Is your heating, ventilation and cooling system (HVAC) 15 to 20 years old or has continued service issues? It may be time to consider installing a new, efficient Energy Star® system.
Here is a list of questions to consider before purchasing your new home HVAC system.
Should I replace all of my HVAC equipment at the same time?
Yes. You want to be sure that all the parts of your HVAC system work together properly. A mismatched system can lead to poor performance and not deliver the expected comfort and efficiency. Seal the duct work or replace, if needed. Ask your contractor to thoroughly inspect and pressure test your system for leaks to repair or replace, as needed.
What’s my house got to do with it?
Before you decide on an HVAC unit, look at making energy improvements to your home. Tuning up the home not only reduces operating costs but can mean a smaller, less expensive HVAC system can do the job. Your HVAC system must be designed to fit your home. The size, construction, orientation and location of your home affects the size of your HVAC system. But first, make sure your home is air tight with caulking, sealing/weather stripping and is properly insulated.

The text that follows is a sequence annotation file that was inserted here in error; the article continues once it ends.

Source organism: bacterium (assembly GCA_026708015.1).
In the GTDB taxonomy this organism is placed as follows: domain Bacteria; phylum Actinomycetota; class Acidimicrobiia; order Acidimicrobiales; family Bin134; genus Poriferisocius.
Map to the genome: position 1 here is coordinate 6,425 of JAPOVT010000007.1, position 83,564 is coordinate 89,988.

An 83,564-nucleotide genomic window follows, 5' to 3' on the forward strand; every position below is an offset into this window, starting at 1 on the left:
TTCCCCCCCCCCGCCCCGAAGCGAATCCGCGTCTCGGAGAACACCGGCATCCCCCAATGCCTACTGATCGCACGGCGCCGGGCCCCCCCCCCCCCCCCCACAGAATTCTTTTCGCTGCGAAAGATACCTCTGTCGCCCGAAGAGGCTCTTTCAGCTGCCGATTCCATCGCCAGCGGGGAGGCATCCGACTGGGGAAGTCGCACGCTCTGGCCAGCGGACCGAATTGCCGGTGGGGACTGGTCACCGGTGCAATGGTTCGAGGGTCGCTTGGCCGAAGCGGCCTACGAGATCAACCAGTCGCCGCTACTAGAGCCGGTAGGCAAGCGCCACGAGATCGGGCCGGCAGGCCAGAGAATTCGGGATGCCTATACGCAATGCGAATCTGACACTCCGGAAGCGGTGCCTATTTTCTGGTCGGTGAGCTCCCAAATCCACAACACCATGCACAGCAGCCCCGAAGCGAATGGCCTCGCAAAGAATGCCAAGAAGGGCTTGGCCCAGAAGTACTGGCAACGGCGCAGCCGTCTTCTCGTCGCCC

What size system do I need?
To ensure that your new HVAC system operates efficiently, ask your contractor to properly size your new system for your home.
An HVAC system that is too small cannot deliver adequate heating or cooling in extreme weather.
A system that is too large costs more and provides poor temperature and humidity control.
Consider using variable speed units to deliver great comfort year-round and to greatly lower your heating and cooling bill.
What type of system should I buy?
You have many choices when it comes to selecting an HVAC system. Here are some things to consider:
An electric split-system heat pump is a common choice for year-round heating and cooling.
The efficiency of a cooling system is expressed as a SEER (Seasonal Energy Efficiency Ratio) number. The higher the SEER (Cooling) rating and HSPF (Heating) rating the lower the operating cost.
Ductless or mini split heat pumps are a great choice, where possible.
Systems with higher SEERs and HSPFs cost more initially, but have lower operating costs.
How do I select a contractor to do the work?
Selecting the right contractor is critical to the performance of your new HVAC system. The contractor is responsible for determining the type and size of the system and explaining your options as well as installing the system. A good contractor also should provide a warranty and after‑sale service.
Don’t sweat your electric bill
Here are a few simple actions you can take this summer to reduce your energy use:
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